From herding livestock on your hobby farm to becoming your new best friend, herding breed dogs make great additions to every kind of home. The herding group includes some of the country's most popular dog breeds. Whether you're looking for a furry farmhand, an everyday companion, or a family dog, herding breed dogs are always great options.
They're friendly, energetic, and smart, but not all herding breeds are the same. If you're ready to adopt a herding breed dog into your family, consider the characteristics of these top five herding breeds.
1. Border Collie
Border Collies are workaholics that are remarkably smart and highly active. These herding breed dogs are often found competing in (and winning) agility competitions as well as cleverly herding livestock. They're medium-sized highly intelligent working dogs with big personalities.
Border Collies are always eager to please, and their big brains make training a breeze. If you're considering welcoming a Border Collie into your home, be prepared to go on long walks, spend your evenings playing fetch, and melt in their irresistible brown eyes.
2. Rough Collie
With their majestic flowing manes, distinctive markings, and strong, loyal personalities, the Rough Collie is the 37th most popular dog breed in the country, according to the American Kennel Club (AKC). They're larger and calmer than their Border Collie cousins and do well whether they're on a country farm or in a city home.
Herding is bred deep into their genes, and that natural, pure instinct makes them loyal protectors. These good dogs need affection, companionship, and mental stimulation to stay happy, and their high intelligence will make training easy and enjoyable. Just ask the world-famous Rough Collie, Lassie!
3. Australian Shepherd
Herding livestock and doling out sweet cuddles are all in a day's work for an Australian Shepherd. These active, agile, and intelligent herding dogs are known for their striking looks and the competitive advantage they have in obedience and agility challenges.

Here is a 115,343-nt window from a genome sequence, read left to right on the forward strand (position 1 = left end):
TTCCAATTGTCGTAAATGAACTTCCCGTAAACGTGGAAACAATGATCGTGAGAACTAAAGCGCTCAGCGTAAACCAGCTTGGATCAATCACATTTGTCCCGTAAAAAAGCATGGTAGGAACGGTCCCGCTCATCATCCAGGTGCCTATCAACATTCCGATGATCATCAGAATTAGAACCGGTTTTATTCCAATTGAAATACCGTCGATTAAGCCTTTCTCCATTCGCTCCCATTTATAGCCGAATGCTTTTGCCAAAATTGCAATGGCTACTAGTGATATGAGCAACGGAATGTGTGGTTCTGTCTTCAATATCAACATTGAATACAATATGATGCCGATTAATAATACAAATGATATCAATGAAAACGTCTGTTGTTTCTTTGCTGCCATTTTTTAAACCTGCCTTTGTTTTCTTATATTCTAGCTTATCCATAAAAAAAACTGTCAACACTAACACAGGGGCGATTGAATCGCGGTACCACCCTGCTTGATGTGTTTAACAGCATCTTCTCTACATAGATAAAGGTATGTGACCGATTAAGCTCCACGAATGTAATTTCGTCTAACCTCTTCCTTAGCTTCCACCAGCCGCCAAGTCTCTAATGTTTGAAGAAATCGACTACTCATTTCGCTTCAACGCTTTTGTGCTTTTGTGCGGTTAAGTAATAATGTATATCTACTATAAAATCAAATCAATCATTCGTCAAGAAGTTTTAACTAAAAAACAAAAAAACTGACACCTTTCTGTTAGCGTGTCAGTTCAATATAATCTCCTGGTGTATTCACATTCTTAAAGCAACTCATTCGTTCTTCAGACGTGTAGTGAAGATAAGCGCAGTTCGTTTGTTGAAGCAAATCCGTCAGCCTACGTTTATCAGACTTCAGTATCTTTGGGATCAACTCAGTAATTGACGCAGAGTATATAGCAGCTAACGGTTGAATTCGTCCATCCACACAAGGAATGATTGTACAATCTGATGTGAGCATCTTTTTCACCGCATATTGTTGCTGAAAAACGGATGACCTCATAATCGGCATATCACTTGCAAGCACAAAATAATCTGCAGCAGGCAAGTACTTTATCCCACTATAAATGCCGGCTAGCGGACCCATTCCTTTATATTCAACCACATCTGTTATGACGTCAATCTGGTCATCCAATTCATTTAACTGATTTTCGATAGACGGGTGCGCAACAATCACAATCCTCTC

Aussies thrive when they have an active purpose like controlling a herd of unruly sheep or pleasing dog owners in daily training sessions. These shepherd dogs live well with children as family dogs, as well as with other animals, and they make affectionate additions to families of all sizes. It can be argued that these intelligent dogs are the smartest dog breed out there!
4. Old English Sheepdog
These adorably shaggy, able-bodied canines use their powerful bodies and energetic personalities to needle their way into hearts and homes.
The Old English Sheepdog is a large breed with a strong herding instinct that applies to everything that moves. A flock of geese, a moving car, your small children—they see everything as an opportunity to show off their skills. Their energy levels make training a must, but they catch on quickly and are always eager to please.
5. Australian Cattle Dog
Like most herding breed dogs, the Australian Cattle Dog is active, intelligent, and loyal. They're protective of their family, wary of strangers, and excel in agility, obedience, and flyball competitions. They easily take control of animals three times their size, and that farm dog courage has a tendency to translate into stubborn mischief.
Your Australian Cattle Dog, also known as Red and Blue Heelers, will need a job to stay happy and out of trouble. And always remember that mental stimulation is just as important as physical exercise.
Finding the Right Herding Dog
The above breeds are just a sampling of the many herding breeds that exist. Other common herding dogs include the Shetland Sheepdog, the Pembroke Welsh Corgi, Bearded Corgi, Belgian Malinois, German Shepherd, Queensland Heeler, Terrier, Sheltie, and Collie breeds. Not only do these dogs make excellent herding dogs in farm life, but they're often great at dog sports, and some also excel as guard dogs for family members.
Owning a herding dog is an adventure full of love, loyalty, companionship, and so much more. Remember, though, that these high-energy dogs require plenty of exercise (and daily exercise), and with a high herding drive, they don't always make the best family pets. If you're thinking of adding one of these working breeds to your family or farm, make sure that you understand the responsibility that will come with these dogs. With the proper training, care, and environment, these herding breeds can become your next four-legged best friend.
This article was originally published October 2, 2020.